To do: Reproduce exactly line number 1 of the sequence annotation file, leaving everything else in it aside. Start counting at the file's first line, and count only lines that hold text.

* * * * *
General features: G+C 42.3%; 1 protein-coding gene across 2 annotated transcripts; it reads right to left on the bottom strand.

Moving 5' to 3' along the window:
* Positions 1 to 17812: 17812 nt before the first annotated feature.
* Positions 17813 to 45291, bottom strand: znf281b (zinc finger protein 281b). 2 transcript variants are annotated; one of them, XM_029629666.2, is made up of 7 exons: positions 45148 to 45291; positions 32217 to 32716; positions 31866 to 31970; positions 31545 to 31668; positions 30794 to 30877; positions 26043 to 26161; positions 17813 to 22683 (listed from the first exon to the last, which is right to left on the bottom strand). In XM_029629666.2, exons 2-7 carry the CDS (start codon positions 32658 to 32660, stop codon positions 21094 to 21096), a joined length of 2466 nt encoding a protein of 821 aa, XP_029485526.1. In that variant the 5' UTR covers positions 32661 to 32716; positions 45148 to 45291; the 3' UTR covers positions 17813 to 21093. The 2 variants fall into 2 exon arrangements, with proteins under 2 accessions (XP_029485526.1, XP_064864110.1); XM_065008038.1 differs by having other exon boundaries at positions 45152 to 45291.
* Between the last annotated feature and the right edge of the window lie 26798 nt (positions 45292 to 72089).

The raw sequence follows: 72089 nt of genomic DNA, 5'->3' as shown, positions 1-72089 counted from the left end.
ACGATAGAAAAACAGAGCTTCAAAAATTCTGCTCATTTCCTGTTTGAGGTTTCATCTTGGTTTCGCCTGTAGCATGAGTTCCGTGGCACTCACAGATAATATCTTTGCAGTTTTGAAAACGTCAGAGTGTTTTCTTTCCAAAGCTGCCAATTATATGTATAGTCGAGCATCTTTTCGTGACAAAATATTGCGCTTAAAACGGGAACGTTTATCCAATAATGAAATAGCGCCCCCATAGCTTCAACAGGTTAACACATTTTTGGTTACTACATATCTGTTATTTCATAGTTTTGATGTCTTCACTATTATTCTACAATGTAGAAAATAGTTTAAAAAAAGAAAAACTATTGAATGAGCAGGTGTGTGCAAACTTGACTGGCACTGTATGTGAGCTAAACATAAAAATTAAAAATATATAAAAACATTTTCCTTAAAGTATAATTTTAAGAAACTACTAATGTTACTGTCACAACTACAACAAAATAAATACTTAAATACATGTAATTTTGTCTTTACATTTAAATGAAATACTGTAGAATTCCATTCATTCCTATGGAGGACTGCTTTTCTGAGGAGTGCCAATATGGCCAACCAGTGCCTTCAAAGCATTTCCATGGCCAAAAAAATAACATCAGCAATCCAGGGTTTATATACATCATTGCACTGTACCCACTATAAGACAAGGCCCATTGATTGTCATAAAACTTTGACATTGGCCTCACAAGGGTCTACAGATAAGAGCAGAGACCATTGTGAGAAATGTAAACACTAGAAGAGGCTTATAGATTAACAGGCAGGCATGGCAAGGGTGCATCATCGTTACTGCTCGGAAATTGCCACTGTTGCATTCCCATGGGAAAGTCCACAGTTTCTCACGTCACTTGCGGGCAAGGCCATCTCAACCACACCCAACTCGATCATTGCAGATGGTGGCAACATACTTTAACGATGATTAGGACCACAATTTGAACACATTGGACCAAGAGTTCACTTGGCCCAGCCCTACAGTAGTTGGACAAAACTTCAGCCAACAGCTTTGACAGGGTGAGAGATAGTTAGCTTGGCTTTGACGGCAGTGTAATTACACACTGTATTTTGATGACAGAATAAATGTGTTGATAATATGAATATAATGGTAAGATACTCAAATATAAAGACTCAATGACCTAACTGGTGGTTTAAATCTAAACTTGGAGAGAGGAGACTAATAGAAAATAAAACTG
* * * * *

General features: G+C 42.3%; 1 protein-coding gene across 2 annotated transcripts; it reads right to left on the bottom strand.